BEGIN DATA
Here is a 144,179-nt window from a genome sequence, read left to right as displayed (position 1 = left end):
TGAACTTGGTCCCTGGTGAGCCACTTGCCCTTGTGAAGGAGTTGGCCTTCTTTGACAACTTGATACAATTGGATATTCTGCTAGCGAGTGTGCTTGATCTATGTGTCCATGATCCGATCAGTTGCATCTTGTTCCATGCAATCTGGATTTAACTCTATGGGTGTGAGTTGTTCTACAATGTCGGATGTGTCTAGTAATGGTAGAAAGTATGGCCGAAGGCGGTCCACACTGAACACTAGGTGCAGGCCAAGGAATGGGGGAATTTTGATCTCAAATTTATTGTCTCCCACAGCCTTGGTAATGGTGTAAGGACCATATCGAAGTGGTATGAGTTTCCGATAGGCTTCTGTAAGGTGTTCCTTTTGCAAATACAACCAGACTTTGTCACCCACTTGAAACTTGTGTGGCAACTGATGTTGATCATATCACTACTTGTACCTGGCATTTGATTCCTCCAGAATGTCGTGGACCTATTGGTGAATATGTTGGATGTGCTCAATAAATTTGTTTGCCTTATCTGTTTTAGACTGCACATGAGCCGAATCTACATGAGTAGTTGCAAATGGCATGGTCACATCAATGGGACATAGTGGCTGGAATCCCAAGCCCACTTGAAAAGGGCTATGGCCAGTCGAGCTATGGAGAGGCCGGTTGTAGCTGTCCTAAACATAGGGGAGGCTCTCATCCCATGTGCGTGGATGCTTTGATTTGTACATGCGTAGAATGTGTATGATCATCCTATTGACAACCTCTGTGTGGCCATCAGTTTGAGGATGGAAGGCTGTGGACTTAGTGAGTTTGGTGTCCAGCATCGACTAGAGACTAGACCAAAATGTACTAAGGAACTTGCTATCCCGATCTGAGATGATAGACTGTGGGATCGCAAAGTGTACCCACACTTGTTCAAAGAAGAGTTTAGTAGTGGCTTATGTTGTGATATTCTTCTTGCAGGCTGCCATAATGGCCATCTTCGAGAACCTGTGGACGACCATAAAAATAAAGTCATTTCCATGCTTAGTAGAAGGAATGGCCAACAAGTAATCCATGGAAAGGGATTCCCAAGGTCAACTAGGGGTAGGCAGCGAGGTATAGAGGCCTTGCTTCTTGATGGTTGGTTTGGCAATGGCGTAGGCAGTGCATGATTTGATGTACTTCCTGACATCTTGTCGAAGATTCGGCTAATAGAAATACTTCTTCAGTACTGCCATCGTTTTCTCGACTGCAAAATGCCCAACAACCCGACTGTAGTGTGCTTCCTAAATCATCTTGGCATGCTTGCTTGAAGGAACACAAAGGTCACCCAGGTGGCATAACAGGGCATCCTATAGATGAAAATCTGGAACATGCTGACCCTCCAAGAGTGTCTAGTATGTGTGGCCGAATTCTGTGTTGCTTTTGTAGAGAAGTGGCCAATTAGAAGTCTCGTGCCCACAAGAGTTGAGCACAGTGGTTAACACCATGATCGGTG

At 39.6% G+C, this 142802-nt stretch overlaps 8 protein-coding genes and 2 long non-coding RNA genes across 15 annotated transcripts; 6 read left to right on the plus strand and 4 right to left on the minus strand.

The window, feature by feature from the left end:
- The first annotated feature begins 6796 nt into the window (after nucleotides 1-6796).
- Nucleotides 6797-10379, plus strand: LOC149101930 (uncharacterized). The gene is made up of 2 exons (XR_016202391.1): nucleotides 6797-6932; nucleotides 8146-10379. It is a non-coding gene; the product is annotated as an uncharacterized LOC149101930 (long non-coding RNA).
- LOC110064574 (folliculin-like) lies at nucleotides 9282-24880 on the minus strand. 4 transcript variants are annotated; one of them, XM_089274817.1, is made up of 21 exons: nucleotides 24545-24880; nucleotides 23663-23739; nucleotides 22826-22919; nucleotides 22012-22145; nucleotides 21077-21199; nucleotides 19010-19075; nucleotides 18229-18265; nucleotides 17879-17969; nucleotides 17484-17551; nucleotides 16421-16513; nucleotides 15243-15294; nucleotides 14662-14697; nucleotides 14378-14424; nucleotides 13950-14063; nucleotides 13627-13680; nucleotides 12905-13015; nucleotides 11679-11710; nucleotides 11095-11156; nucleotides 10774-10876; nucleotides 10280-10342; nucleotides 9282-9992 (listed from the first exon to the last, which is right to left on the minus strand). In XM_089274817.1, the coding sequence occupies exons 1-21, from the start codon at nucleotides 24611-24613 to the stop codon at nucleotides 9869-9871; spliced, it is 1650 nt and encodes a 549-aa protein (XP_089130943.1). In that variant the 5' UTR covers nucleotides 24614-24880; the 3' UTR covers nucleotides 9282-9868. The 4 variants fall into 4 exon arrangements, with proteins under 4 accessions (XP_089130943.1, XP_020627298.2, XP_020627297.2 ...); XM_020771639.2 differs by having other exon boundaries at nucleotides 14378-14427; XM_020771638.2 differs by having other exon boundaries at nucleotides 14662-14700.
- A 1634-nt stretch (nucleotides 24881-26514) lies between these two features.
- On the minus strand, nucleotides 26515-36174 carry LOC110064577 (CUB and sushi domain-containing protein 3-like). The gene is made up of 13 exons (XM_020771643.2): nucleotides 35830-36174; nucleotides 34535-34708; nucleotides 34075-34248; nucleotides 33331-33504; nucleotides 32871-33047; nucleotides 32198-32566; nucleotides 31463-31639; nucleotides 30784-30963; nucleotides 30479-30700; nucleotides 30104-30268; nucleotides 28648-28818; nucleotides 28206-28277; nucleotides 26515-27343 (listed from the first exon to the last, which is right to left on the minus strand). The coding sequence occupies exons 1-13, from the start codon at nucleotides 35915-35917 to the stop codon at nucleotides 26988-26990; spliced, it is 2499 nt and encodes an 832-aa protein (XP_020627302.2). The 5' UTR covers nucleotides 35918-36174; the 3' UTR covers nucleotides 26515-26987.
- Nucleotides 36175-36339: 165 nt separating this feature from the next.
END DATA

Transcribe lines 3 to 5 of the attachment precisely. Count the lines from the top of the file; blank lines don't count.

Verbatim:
At 39.6% G+C, this 142802-nt stretch overlaps 8 protein-coding genes and 2 long non-coding RNA genes across 15 annotated transcripts; 6 read left to right on the plus strand and 4 right to left on the minus strand.

The window, feature by feature from the left end:
- The first annotated feature begins 6796 nt into the window (after nucleotides 1-6796).